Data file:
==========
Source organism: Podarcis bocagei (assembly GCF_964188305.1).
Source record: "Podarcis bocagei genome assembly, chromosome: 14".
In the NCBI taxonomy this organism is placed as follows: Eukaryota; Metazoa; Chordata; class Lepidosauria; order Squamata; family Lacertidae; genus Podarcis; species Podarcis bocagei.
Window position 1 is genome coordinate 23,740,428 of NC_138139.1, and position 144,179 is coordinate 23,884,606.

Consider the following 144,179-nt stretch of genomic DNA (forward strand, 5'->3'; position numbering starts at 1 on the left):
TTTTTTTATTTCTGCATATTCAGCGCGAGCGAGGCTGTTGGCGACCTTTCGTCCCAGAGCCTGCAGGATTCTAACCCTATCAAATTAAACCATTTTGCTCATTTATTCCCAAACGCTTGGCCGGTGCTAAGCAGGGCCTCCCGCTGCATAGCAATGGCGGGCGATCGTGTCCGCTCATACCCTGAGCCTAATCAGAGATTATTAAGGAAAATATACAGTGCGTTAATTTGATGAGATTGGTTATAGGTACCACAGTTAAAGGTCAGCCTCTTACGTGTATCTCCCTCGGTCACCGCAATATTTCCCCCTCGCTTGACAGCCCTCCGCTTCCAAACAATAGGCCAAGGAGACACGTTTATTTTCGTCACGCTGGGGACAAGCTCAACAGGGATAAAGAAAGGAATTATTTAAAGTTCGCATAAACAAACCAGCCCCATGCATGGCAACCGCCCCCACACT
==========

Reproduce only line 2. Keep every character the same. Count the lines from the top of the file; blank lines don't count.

Source record: "Podarcis bocagei genome assembly, chromosome: 14".